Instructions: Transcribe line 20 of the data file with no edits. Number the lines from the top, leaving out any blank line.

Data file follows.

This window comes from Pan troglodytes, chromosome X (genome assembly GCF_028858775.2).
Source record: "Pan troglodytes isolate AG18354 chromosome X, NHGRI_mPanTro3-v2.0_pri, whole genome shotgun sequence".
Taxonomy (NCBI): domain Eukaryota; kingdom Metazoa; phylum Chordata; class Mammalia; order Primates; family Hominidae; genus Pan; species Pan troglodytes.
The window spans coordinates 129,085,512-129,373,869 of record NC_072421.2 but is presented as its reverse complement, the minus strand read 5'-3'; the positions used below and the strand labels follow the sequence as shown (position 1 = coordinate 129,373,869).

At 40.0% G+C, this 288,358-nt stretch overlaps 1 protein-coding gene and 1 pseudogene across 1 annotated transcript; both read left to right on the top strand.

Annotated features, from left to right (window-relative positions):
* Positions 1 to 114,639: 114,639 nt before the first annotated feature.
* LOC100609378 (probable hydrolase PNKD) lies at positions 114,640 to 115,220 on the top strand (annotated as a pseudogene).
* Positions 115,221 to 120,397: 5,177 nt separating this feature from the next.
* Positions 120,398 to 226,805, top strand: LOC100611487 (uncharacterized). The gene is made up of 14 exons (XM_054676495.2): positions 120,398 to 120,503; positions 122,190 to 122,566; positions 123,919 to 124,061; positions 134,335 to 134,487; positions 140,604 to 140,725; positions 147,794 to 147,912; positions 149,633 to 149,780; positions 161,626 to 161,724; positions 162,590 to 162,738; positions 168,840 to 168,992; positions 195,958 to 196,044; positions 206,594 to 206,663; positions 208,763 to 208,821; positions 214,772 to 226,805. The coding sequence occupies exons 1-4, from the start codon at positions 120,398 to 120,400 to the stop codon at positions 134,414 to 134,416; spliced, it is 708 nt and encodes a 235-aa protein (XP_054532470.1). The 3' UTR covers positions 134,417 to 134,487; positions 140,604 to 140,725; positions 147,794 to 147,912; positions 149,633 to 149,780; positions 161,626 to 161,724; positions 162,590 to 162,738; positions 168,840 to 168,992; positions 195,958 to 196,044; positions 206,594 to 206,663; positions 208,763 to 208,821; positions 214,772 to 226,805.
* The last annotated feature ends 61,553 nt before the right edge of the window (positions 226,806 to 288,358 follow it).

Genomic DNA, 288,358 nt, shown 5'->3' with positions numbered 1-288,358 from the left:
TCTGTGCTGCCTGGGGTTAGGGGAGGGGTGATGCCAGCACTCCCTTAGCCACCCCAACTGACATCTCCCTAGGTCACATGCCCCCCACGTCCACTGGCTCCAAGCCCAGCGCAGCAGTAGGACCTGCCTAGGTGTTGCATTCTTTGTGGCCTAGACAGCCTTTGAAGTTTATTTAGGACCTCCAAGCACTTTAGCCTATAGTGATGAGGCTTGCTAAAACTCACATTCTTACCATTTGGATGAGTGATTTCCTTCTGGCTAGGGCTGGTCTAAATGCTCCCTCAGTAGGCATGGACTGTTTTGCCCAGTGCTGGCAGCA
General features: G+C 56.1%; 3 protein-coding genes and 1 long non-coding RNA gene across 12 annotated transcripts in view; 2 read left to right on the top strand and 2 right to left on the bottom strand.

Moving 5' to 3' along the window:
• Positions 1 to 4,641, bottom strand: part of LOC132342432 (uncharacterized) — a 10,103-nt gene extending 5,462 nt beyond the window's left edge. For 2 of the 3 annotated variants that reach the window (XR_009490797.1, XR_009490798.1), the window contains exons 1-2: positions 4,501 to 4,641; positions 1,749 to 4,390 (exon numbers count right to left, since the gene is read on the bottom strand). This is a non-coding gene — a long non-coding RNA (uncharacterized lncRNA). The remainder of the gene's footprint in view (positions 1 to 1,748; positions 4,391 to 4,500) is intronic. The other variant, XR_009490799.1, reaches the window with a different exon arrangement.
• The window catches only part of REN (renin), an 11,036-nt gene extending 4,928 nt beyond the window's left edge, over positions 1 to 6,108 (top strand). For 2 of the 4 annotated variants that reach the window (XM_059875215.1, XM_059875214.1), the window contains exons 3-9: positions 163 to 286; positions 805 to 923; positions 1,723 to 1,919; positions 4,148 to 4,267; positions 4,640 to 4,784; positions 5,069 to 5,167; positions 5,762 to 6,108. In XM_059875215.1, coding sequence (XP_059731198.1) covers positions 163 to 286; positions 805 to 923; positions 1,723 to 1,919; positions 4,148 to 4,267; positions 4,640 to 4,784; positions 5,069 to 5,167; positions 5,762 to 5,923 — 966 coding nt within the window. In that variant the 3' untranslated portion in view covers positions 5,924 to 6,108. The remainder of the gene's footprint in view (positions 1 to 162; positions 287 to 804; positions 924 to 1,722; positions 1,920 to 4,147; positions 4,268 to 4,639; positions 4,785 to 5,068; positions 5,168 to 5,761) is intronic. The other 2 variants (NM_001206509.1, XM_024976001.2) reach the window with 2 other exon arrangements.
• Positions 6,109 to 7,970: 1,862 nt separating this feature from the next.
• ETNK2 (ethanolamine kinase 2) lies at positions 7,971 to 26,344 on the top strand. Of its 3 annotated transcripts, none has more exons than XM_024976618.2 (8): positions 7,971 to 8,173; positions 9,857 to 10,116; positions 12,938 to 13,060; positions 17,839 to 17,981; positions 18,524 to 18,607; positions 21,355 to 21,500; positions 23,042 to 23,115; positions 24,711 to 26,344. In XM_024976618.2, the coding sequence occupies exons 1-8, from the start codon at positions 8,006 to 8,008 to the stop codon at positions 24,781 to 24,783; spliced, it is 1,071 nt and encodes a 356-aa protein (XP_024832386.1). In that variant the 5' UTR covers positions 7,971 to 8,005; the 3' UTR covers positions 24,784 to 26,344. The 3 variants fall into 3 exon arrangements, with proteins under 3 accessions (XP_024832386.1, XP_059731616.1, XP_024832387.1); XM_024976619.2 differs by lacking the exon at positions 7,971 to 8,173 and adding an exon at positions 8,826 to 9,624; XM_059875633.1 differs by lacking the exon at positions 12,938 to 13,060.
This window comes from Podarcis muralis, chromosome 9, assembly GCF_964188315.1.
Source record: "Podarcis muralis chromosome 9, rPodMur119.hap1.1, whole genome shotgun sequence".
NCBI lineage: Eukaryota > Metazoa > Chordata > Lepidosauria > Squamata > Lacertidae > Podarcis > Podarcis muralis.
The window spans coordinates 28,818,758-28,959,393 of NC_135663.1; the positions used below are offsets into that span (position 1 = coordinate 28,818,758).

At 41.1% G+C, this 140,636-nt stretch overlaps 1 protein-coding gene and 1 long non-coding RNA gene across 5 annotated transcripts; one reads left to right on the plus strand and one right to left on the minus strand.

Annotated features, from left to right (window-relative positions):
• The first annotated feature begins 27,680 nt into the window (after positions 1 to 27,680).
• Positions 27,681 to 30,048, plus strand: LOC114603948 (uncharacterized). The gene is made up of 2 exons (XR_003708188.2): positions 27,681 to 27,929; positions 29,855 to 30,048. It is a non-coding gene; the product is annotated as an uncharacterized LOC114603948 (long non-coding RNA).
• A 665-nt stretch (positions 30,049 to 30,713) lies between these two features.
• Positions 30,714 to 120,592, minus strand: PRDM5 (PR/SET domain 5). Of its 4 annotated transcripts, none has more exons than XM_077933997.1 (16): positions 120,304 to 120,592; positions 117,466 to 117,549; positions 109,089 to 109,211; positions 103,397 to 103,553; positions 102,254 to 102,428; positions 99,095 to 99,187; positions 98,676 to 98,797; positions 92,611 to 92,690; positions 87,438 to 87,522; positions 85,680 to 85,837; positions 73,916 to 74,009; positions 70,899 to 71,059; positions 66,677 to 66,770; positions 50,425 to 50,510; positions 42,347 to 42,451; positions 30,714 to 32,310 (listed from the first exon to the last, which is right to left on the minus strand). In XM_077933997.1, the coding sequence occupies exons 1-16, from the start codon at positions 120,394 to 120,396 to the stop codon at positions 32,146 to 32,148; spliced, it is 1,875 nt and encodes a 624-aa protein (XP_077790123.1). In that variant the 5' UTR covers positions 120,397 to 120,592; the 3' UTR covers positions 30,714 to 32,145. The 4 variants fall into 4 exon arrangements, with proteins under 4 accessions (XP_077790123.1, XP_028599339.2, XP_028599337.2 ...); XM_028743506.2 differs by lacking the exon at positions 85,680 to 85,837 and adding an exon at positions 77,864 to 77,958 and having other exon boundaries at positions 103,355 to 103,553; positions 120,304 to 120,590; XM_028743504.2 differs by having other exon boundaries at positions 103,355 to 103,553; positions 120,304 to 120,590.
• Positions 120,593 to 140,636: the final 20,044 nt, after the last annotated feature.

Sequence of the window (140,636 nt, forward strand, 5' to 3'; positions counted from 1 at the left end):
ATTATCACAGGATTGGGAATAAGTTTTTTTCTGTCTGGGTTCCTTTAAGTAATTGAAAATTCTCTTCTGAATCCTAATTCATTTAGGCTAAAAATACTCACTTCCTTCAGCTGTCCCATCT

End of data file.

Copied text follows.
This window comes from Podarcis muralis, chromosome 9, assembly GCF_964188315.1.